Get important education news and analysis delivered straight to your inbox
Growing up, I was enamored with stories and history. My mother and I read books together before I went to bed every night and my grandfather who lived nearby is an American History buff. My favorite TV show was Liberty’s Kids on PBS; a cartoon that followed two teenage journalists in the American Revolution.
Following high school my love for history and my desire for a small, connected community led me to search for liberal arts institutions in the Northeast, and I found Muhlenberg College.
Those who write on the future of higher education often gravitate to subjects based on who will pay, dealing with student loan debt, technology based learning, and outcome and success measures. I would rather speak today on an understanding of the function of our higher education system.
Here at Muhlenberg, students are required to take two science courses as part of their general academic requirements. I picked my science courses in the hopes that I could connect them with my own studies interdisciplinarily. I decided to take “Human Evolution” and “Mind and Brain.” It was in these courses that my academic studies transformed.
I’ll never forget when Dr. Jeremy Teissere (head of our newly formed Neuroscience department) said “we [human beings] are an intersection of biology and culture.” I was under the assumption that all scientists felt as though studying the brain and biology would give us the all-encompassing, objective answer to the question of being human, but here was my college science professor telling me that my studies in the humanities matter just as much to understanding the human condition! This relates to what is known as ‘neuroplasticity.’
Thanks to this, neuroscientists have helped one man hear color and another walk after losing all ability to move. Famous neuroscientist David Chalmers describes neuroplasticity as an “ever-changing process” where “synapses are generated and dissolved, while others are preserved.” Highly affected by their environment, our brains continually rewire themselves to embrace change and new information.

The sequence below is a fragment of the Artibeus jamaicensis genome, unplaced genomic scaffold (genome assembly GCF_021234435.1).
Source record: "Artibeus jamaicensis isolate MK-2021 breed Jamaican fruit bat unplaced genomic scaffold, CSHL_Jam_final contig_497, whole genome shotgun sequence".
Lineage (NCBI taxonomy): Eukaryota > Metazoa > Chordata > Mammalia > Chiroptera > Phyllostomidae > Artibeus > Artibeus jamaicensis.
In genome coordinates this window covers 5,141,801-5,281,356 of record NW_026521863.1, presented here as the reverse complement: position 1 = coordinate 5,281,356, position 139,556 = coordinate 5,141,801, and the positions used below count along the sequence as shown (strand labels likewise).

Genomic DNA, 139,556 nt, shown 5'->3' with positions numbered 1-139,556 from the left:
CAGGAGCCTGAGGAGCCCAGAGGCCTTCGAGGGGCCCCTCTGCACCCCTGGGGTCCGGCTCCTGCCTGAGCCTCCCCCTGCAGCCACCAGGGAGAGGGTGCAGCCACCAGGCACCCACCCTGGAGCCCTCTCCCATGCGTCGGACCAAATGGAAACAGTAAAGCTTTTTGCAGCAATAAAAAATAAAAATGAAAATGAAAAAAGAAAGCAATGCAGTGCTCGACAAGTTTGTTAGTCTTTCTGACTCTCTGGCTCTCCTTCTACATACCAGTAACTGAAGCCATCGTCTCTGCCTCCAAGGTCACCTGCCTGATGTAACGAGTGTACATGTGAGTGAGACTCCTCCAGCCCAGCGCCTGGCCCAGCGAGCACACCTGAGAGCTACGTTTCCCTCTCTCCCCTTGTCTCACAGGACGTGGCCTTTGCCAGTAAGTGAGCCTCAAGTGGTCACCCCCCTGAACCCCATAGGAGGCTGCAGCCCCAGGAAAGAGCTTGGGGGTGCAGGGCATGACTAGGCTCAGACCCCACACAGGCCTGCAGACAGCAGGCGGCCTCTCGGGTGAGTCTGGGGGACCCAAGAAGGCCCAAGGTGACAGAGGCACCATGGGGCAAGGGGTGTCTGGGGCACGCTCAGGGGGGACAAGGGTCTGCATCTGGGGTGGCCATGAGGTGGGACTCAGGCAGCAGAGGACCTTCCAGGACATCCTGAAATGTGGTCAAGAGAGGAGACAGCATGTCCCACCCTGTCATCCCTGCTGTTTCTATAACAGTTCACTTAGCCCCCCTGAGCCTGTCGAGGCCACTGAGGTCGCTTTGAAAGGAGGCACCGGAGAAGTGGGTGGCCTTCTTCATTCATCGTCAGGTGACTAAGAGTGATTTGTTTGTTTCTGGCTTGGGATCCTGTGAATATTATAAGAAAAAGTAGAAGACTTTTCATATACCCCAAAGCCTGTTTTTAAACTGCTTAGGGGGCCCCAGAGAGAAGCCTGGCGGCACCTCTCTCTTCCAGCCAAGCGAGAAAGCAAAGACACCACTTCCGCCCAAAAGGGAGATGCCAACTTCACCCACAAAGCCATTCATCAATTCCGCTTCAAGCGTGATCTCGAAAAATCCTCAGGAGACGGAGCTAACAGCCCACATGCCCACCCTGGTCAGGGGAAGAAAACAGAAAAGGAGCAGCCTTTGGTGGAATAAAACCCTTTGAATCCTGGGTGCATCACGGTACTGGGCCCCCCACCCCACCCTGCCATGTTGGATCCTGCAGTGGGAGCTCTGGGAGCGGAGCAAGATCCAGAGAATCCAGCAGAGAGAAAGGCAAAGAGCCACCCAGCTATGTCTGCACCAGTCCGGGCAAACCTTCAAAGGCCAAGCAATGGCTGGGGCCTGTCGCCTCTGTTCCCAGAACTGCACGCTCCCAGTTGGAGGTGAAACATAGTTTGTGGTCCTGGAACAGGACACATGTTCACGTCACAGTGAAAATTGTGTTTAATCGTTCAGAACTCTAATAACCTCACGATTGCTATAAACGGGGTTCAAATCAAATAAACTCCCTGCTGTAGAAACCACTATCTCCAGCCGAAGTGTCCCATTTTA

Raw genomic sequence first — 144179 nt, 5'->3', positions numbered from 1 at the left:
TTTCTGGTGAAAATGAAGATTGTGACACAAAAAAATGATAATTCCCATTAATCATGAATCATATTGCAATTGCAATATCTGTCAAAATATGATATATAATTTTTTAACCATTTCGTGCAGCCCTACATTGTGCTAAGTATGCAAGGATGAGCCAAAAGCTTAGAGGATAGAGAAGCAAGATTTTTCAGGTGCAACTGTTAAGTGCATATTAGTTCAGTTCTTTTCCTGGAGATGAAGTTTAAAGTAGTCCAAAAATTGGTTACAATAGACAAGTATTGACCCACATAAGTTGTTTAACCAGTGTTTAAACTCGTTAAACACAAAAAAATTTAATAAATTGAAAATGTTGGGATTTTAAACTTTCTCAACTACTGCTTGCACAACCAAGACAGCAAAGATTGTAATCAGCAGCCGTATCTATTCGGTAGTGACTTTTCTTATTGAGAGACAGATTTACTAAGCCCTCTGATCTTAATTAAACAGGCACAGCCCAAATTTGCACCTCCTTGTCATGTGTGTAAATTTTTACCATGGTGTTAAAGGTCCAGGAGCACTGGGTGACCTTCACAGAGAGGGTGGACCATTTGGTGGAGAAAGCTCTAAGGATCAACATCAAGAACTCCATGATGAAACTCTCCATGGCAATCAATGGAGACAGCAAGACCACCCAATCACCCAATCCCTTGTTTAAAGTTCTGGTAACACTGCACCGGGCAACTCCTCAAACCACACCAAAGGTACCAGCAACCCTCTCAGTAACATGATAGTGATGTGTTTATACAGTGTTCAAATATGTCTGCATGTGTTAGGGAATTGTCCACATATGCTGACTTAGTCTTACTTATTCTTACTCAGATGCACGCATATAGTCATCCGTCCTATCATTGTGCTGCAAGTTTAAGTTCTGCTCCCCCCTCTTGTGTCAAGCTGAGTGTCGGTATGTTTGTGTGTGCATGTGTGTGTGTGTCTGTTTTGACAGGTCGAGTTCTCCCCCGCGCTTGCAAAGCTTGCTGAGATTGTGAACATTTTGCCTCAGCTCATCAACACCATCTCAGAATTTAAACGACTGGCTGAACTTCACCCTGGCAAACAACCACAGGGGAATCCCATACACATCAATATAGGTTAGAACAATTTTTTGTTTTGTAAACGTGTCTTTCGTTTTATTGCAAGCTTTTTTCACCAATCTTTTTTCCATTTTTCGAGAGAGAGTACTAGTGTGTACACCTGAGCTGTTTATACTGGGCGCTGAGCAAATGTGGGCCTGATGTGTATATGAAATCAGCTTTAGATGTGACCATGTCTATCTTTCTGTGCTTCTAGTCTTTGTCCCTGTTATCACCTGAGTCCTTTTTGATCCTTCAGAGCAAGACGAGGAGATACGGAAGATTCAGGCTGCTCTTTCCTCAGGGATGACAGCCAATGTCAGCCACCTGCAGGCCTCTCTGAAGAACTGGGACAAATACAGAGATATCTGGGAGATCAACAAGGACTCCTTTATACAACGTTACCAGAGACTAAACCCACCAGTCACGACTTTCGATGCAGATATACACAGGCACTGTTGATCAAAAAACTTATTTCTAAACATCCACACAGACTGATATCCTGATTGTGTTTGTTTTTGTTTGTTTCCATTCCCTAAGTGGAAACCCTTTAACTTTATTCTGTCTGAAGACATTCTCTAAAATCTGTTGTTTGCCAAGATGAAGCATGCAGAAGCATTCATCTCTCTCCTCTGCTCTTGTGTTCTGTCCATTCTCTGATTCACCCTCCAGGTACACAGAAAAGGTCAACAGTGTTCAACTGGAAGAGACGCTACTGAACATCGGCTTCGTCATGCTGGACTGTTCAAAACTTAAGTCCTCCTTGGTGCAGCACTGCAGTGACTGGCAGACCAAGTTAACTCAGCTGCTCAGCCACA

However, continuous, repetitive practice thickens our brains’ connections. That means words, language, stories, our upbringings, and our present actions are all having a profound influence on the synaptic connections being made in the brain right now. The things we tell ourselves become ‘true’ in the sense that our brains embrace them and physically make changes to reflect them.
As a senior history and religion studies double major, I noticed this phenomenon pervades throughout our educational system’s entire study of ‘history’ and our collective culture as we tell ourselves the same stories over and over and over again.
My two disciplines have taught me that scholarship is done by those striving to be non-participant, objective, observers. Yet when I delve into the history of historical studies I have noticed something quite profound: the world view we have inherited, which we continue to reproduce, is born from the writings of violent colonists who claimed to know freedom and equality. But at the same time, these men were committing genocide on Native peoples and stealing their land, in addition to stealing and enslaving Africans for exploitative labor.
This mythic hypocrisy that they created has grown and become entrenched in our collective brain. So when we as scholars unequivocally accept the ‘past’ that has been written through the eyes of white, patriarchal males, we are bringing that past into our present and future. Historians have never been objective, passive observers of culture. “History” departments fly in the face of neuroplasticity, attempting to display an objective or ‘True’ version of the world that does not exist, which ignores their foundational biases.
The truth is, as long as we have departments like ‘Africana Studies’ and ‘Feminist/Queer’ Theory, classical “History” should be referred to as “Patriarchal, (White-European) Male Studies,” since it almost exclusively draws from those sources and viewpoints. With this in mind I ask: How can colleges and universities embrace neuroplasticity? “You cannot be neutral on a moving train,” Howard Zinn famously stated. The train is our culture and it is profoundly affecting us.
I now propose that scholars and their students once again become active participants in our education dialogue. We must admit that words hold great power, that education is a reproduction of the past, and that that past creates the world around us and our future. By seemingly ‘passively’ absorbing what we are taught, we are actually actively enabling the current world order designed around imperialism, white supremacy, capitalism, ableism, and a cissexist heteropatriarchy.
There is nothing intrinsic or inherent about our way of life. I propose here that we re-tell ourselves history. It is just a myth. A story, fleeting in the wind, but also a rock to which we cling. If we truly want to change the future we must change the perceived ‘historical’ past, because these cultural mythologies mold our brains and perspectives. This is why academics and higher education professionals must join the public sphere in acting creatively and strategically with the myths that will form our futures.
They must cross boundaries, integrate themselves and participate in the globalized world, and be intimately involved with local communities and interdisciplinary curricula. This is truly the struggle for higher education.
Forrest Kentwell is a senior at Muhlenberg College.
Want to write your own Op-Ed?
We consider all submissions under 900 words.